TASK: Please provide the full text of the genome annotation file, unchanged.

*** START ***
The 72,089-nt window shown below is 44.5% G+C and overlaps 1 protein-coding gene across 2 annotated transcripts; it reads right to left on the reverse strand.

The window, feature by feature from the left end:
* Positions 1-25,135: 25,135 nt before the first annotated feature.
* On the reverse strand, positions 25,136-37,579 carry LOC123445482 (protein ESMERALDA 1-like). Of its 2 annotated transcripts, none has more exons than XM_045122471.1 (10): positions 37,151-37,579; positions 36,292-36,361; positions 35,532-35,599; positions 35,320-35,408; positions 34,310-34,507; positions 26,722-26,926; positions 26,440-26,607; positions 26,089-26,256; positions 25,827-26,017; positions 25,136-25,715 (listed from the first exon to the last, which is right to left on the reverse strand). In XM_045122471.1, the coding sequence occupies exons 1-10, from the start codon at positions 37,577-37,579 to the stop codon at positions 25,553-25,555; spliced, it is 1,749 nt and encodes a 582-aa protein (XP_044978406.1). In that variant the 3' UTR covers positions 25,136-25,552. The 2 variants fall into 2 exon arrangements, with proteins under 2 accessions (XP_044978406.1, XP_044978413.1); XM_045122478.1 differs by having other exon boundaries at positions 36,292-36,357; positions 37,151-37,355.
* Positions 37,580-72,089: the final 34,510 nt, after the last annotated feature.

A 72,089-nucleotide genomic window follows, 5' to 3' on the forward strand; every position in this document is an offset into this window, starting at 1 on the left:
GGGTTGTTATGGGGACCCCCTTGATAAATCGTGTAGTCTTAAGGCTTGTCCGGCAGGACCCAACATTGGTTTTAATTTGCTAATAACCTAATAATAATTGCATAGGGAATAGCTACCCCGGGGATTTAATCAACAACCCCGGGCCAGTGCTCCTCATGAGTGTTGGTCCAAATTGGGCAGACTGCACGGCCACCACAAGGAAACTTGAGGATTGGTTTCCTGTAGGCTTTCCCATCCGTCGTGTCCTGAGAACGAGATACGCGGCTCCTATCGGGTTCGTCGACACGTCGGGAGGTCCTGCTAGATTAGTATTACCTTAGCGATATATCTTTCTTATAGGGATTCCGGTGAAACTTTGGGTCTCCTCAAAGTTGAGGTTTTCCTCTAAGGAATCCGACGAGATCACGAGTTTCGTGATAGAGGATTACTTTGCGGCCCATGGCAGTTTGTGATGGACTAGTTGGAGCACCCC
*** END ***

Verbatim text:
The 72,089-nt window shown below is 44.5% G+C and overlaps 1 protein-coding gene across 2 annotated transcripts; it reads right to left on the reverse strand.

The window, feature by feature from the left end:
* Positions 1-25,135: 25,135 nt before the first annotated feature.
* On the reverse strand, positions 25,136-37,579 carry LOC123445482 (protein ESMERALDA 1-like). Of its 2 annotated transcripts, none has more exons than XM_045122471.1 (10): positions 37,151-37,579; positions 36,292-36,361; positions 35,532-35,599; positions 35,320-35,408; positions 34,310-34,507; positions 26,722-26,926; positions 26,440-26,607; positions 26,089-26,256; positions 25,827-26,017; positions 25,136-25,715 (listed from the first exon to the last, which is right to left on the reverse strand). In XM_045122471.1, the coding sequence occupies exons 1-10, from the start codon at positions 37,577-37,579 to the stop codon at positions 25,553-25,555; spliced, it is 1,749 nt and encodes a 582-aa protein (XP_044978406.1). In that variant the 3' UTR covers positions 25,136-25,552. The 2 variants fall into 2 exon arrangements, with proteins under 2 accessions (XP_044978406.1, XP_044978413.1); XM_045122478.1 differs by having other exon boundaries at positions 36,292-36,357; positions 37,151-37,355.
* Positions 37,580-72,089: the final 34,510 nt, after the last annotated feature.

A 72,089-nucleotide genomic window follows, 5' to 3' on the forward strand; every position in this document is an offset into this window, starting at 1 on the left:
GGGTTGTTATGGGGACCCCCTTGATAAATCGTGTAGTCTTAAGGCTTGTCCGGCAGGACCCAACATTGGTTTTAATTTGCTAATAACCTAATAATAATTGCATAGGGAATAGCTACCCCGGGGATTTAATCAACAACCCCGGGCCAGTGCTCCTCATGAGTGTTGGTCCAAATTGGGCAGACTGCACGGCCACCACAAGGAAACTTGAGGATTGGTTTCCTGTAGGCTTTCCCATCCGTCGTGTCCTGAGAACGAGATACGCGGCTCCTATCGGGTTCGTCGACACGTCGGGAGGTCCTGCTAGATTAGTATTACCTTAGCGATATATCTTTCTTATAGGGATTCCGGTGAAACTTTGGGTCTCCTCAAAGTTGAGGTTTTCCTCTAAGGAATCCGACGAGATCACGAGTTTCGTGATAGAGGATTACTTTGCGGCCCATGGCAGTTTGTGATGGACTAGTTGGAGCACCCC